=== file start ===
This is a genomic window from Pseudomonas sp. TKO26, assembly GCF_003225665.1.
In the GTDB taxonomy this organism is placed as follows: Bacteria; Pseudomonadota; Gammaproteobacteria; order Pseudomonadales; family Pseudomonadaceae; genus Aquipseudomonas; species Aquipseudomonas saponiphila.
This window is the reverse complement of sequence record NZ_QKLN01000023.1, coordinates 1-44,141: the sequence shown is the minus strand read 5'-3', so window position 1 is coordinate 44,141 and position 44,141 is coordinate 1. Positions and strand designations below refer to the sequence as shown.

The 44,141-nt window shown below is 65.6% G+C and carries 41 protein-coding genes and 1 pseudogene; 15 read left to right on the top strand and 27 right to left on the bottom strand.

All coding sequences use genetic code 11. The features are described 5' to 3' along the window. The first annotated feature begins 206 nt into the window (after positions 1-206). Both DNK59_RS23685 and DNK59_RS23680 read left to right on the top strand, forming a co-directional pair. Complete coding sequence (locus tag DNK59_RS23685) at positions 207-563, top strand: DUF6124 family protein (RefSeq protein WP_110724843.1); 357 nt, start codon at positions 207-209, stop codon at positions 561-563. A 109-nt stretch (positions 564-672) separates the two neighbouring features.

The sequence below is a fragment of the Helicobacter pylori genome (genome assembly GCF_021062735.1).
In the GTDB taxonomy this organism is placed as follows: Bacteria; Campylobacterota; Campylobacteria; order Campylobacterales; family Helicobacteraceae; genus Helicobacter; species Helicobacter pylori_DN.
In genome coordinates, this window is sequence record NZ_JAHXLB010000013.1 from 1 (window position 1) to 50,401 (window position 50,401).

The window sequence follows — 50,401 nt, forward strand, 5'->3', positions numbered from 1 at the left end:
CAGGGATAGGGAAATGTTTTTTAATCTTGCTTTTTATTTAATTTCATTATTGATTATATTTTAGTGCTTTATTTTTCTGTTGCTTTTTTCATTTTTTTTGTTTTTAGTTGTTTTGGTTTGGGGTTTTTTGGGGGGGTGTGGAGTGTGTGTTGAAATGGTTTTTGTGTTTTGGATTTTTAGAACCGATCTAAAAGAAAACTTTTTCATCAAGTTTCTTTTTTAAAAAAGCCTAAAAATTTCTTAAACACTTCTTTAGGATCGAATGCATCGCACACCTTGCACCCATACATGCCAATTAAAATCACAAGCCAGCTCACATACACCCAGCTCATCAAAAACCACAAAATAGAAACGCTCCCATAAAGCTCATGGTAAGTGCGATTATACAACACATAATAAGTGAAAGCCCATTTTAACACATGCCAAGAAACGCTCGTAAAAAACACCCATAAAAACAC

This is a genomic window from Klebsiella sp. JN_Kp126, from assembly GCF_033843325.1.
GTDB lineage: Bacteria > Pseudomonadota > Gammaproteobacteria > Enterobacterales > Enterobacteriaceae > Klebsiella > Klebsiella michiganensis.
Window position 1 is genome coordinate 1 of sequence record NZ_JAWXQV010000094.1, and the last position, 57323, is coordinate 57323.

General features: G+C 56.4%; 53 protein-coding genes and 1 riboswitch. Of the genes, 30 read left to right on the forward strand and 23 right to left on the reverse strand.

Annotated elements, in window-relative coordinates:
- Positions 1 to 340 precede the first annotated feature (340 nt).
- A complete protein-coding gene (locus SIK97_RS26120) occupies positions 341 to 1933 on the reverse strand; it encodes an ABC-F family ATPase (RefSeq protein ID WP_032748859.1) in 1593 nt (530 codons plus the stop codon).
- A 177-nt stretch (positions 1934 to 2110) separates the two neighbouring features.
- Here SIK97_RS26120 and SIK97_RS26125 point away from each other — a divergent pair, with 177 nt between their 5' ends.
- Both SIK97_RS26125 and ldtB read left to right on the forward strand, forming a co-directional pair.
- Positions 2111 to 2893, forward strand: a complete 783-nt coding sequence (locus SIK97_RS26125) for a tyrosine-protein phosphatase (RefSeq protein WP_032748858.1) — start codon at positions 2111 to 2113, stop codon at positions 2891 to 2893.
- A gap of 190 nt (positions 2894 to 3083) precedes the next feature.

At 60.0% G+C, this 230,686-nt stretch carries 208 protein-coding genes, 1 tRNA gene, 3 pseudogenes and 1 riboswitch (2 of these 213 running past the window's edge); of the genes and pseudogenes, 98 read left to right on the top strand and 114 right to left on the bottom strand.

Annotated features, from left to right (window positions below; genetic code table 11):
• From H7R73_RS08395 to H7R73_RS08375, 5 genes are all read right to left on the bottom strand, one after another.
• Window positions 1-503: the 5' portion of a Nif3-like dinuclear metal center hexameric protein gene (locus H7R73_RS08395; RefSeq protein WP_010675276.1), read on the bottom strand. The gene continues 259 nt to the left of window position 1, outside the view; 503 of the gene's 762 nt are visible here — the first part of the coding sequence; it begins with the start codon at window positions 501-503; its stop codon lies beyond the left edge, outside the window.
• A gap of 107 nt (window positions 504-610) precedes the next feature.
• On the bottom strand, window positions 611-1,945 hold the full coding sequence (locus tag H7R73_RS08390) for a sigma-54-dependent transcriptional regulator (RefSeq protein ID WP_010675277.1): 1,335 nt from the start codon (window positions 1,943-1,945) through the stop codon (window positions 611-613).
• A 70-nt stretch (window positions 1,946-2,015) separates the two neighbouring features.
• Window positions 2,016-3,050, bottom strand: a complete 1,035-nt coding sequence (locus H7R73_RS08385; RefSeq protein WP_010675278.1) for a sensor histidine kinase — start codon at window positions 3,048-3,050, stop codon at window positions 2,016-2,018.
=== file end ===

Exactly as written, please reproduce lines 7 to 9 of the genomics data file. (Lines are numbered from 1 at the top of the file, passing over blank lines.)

In the GTDB taxonomy this organism is placed as follows: Bacteria; Campylobacterota; Campylobacteria; order Campylobacterales; family Helicobacteraceae; genus Helicobacter; species Helicobacter pylori_DN.
In genome coordinates, this window is sequence record NZ_JAHXLB010000013.1 from 1 (window position 1) to 50,401 (window position 50,401).

The window sequence follows — 50,401 nt, forward strand, 5'->3', positions numbered from 1 at the left end: